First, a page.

By Priscilla DeGregory
Donald Trump’s tax broker was forced to admit to authorities in 2020 that Mar-a-Lago had a market value of just $27 million — not the $517 million claimed in other documents, trial evidence revealed Monday.
Trump, 77, also allegedly boasted of having a net worth of up to $5 billion — likely more than double what he really had — to land the coveted lease to a New York City golf course in 2010, according to documents.
The revelations came during the fifth week of New York state’s $250 million Manhattan Supreme Court civil fraud case against the former president, whose sons Don Jr. and Eric are set to testify this week.
Trump’s daughter Ivanka Trump was scheduled to take the stand in the case Friday, but her testimony has been postponed until Nov. 8 because of a scheduling conflict, ABC News reported Monday.
Trump is still scheduled to testify Nov. 6.
During Monday’s testimony, an email was shown from Trump tax representative Michael Corbiciero revealing he’d tried to appeal the Palm Beach County assessor’s appraisal of his boss’s famed Florida golf club Mar-a-Largo.
But Corbiciero eventually gave up and finally agreed the estate was worth $26.6 million — even though it had been valued at $517 million on an annual business statement, the outlet reported.
“Was it your understanding that the appeal was withdrawn because the Trump Organization agreed with the value of the property assessor?” Andrew Amer — a lawyer with New York Attorney General Letitia James’ office — asked former Trump Organization Vice President Raymond Flores about the $27 million valuation.
“Yes,” Flores acknowledged.
In fact, from 2011 through 2021, Trump had valued the property at between $426 million to $612 million on annual statements of financial condition — which a judge ruled last month was “at least 2,300%” more than the local official’s valuation. In the same ruling, the judge found Trump liable of fraud in some instances and revoked his business licenses in New York as the rest of his case continues.
Flores testified Monday about receiving the Nov. 17, 2021, correspondence from Corbiciero — a then-senior consultant at Marvin F Power and Company — in which he explained the benefits that categorizing Mar-a-Lago as a residence rather than a social club would have on taxes.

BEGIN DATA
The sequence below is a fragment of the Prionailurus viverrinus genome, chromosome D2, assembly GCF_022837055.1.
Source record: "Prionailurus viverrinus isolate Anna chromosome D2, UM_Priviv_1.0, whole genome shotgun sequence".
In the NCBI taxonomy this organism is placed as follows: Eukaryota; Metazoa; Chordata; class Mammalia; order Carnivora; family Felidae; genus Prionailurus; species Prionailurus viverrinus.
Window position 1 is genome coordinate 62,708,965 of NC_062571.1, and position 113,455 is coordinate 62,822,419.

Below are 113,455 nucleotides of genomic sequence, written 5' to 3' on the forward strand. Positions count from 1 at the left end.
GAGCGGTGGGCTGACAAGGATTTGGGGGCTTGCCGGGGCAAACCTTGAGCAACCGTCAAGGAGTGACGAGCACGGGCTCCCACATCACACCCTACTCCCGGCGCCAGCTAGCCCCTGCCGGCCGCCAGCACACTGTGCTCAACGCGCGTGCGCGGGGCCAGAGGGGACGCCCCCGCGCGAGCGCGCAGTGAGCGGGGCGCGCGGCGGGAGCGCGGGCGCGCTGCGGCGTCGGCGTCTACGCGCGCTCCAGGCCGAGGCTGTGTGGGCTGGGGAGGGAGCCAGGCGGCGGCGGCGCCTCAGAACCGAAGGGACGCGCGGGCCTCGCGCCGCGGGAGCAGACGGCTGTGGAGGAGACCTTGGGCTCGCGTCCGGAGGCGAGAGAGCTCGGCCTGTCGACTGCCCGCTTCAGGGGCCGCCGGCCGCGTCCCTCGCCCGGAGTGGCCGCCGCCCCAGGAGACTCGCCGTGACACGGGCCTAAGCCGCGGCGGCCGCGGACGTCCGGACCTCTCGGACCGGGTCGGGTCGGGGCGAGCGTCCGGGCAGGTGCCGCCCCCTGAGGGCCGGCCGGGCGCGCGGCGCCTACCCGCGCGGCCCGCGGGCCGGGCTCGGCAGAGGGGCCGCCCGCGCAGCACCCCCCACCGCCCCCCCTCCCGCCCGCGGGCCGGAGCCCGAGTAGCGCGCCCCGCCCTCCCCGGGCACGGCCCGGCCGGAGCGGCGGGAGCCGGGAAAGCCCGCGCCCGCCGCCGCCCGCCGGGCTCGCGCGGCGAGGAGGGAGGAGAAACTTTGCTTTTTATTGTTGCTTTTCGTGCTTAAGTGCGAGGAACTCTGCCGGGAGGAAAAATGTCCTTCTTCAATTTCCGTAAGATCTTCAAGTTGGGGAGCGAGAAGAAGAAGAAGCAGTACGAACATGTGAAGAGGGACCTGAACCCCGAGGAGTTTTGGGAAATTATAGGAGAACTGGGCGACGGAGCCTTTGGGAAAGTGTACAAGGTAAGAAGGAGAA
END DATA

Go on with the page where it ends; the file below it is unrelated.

Corbiciero explained in the email — which Flores forwarded to to ex-Trump Organization CFO Allen Weisselberg and Executive Vice President Eric Trump — that Mar-a-Lago could be valued at close to 10 times its assessed value if it was classified as a residence.
Illegally ballooning the value of Trump’s holdings gained him favorable loan and insurance rates, among other things, netting him several hundred million dollars, state prosecutors say.
“Last year, we briefly discussed the possibility of filing for a homestead exemption on the Mar-a-Lago property since President Donald Trump had legally declared Palm Beach and the Mar-a-Lago property as his personal residence,” the email read, according to a report by the Independent.
The email went on to explain that the property would have to “meet certain requirements” for the exemption, including that Trump Org. would need to transfer ownership of the Florida estate to Trump personally.
In the wake of Judge Arthur Engoron’s bombshell ruling from last month, Trump has maintained that the Palm Beach property is worth far more than the assessor pegged it at — claiming its value is as much as $1.5 billion.
The second witness on Monday, David Cerron — an assistant commissioner in the New York City Parks and Recreation Department — also testified that when the agency awarded the Trump Organization the rights to run a city golf course in Ferry Point Park in 2010, Trump had declared his net worth at $3 billion and said he had $200 million of cash on hand, ABC News reported.
Trump had to continue to tell the Parks Department what his worth was for the next decade so that city officials felt confident it would remain solvent — and one year, he claimed it was as much as $4.9 billion, according to evidence shown in court.
The AG’s office has claimed that Trump never had more than $2.1 billion during this time period.
Cerron said these financial disclosures were necessary “to be sure, as we would always, that the operator in place had the funds to deliver on their obligations.”
AG lawyer Sherief Gaber asked, “Would the Department of Parks and Recreation expect this representation to be true, complete, and accurate?”
“Yes,” Cerron responded.
But during cross-examination by Trump lawyer Jennifer Hernandez, Cerron admitted that Trump’s net worth “was the lowest” consideration in granting him the rights to the golf course and that experience and plans were weighed more heavily.
Hernandez also noted that Trump never missed payments or other obligations under the licensing agreement.
Bally’s bought out the licensing agreement from the Trump Organization in 2020 when the city sought to distance itself from the Trump empire after the Jan. 6 Capital Riot.
AG James claims in her suit against Trump, his two eldest sons and the family real-estate company that for at least 10 years Trump inflated his assets to the tune of billions of dollars per year to get better loan and insurance terms.
Trump, who is running for president again in 2024, has adamantly denied the claims and said he is the victim of a political witch hunt.